Screen Free Week started on Monday, April 30, so the Saturday before that I told them all about it and that we would be participating. This news was met with some protest and with the girls watching TV or using their tablets every spare second they could! On Monday, I had an afternoon appointment, so their grandma picked them up from daycare and brought them home. When I arrived home, the girls were happily playing outside on the swing set. After a quick supper, we all headed back outside. The girls rode the go kart with their dad while I putzed around the yard. We headed in at 8:00 and got them ready for bed. After they were in bed, I turned to the giant pile of laundry that had amassed over the past week and got everything folded and put away. With the little time I had left until my bedtime after that massive undertaking, I finished a book I had started a few days before.

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Reducing our Landfill Output

Reading that an item takes eleventy bazillion years to break down in the environment makes for great attention grabbing stuff when writing articles on green living, but the more I research various related topics, the more I find differences in estimations.

Recycling is great as it keeps our landfills from filling up. However, even if we choose to purchase biodegradable plastics and post-consumer made notebooks, it’s not even a guarantee that we’re making a difference.

Take a look at how our modern landfills work. Modern landfills have mountains of regulations and environmental concerns to deal with, making their task of keeping up with the amount of trash we produce to be an extreme duty. Kudos to all who do! It’s truly a thankless job.

What this post is trying to point out is that even despite all the hard work that landfill workers and administrators do to minimize the harm, they can’t do enough in the face of a planet that doesn’t help.

If we continue to purchase more items, with little concern for how those items are made, packaged, delivered, and eventually tossed into the trash, little progress is going to be made on the landfill front.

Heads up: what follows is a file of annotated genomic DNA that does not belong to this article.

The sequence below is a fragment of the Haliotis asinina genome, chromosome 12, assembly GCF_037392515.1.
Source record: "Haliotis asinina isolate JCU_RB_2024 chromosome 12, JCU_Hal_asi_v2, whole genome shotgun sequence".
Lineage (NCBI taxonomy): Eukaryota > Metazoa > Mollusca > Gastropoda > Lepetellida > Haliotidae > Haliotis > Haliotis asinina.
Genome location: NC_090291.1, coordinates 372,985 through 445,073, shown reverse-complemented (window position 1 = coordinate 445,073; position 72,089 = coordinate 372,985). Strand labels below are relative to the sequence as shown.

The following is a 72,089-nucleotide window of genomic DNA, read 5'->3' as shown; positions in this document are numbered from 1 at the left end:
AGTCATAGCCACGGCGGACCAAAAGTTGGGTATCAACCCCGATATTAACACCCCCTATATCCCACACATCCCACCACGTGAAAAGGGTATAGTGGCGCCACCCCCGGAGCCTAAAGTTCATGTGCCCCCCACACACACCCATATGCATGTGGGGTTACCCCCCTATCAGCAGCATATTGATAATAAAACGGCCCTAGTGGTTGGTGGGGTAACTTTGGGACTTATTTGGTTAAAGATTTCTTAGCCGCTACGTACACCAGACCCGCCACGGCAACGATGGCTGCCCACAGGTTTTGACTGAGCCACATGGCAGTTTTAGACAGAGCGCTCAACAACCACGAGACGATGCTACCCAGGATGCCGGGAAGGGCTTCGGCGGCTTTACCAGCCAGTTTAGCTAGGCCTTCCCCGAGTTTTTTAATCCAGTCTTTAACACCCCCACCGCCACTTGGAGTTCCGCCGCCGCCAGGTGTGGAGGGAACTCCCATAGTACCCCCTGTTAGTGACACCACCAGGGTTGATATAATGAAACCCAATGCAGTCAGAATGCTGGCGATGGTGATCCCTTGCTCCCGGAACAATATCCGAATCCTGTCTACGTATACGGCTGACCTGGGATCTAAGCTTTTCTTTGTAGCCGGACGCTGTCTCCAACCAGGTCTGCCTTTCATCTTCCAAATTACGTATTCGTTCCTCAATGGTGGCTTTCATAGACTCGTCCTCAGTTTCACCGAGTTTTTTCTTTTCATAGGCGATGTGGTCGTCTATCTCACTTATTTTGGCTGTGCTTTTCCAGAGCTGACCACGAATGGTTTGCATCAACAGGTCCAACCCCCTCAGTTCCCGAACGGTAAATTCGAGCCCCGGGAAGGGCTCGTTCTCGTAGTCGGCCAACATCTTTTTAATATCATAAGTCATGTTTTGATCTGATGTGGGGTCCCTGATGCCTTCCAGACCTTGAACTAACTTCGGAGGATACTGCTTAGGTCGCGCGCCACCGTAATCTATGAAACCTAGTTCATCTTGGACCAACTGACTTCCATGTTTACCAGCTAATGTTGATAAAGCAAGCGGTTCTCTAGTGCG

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Happy National Pancake Day

Tuesday, February 27 is National Pancake Day (with International Pancake Day on March Sunday March 4 following close behind). Historically hosted as the last day before Lent, the date moves yearly and always occurs on Fat Tuesday (also known as Mardi Gras).

Since pancakes are universally loved, we thought we’d share out favorite recipes from around campus.

Jim’s Homemade by Hand Pancakes

Food & Water Security Coordinator, Jim Chamberlin thinks it’s better to take your time with your batter and that it’s not too important to be exact.

Chamberlin begins, “I start with four hand fulls of Natural Way Mills Gold N White Flour. Then I add two eggs, a couple capfuls of raw apple cider vinegar, and a couple blobs of melted butter. I pour in milk until I get a consistency of wet cement. Then I let it stand for two to 12 hours.”

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I went to the St. Cloud IHOP to research some other famous pancake recipes.

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Top 5 Indoor Garden Ideas

1) Indoor Succulent Garden succulents

One of the best things about succulents is their variety. You can fill your dining room table with so many varieties of succulents without repeating that you may have to eat your dinners in the kitchen. Not requiring constant attention, succulents are a perfect entry to putting some green in your house.

Go to Jessica’s Design Blog for more ideas.

2) Regrowing Veggies from scrapscelerychopped

Getting your kids to eat their veggies can be difficult sometimes, but now you’ve got a trick up your sleeve. Tell your child that once they eat their green deliciousness, they can turn their scraps into a living, growing plant. Some tasty veggies only require being set in a cup of water to get it sprouted again, such as celery, bok choi, and cabbage. Super easy and a great way to reuse. Check out here for more ideas.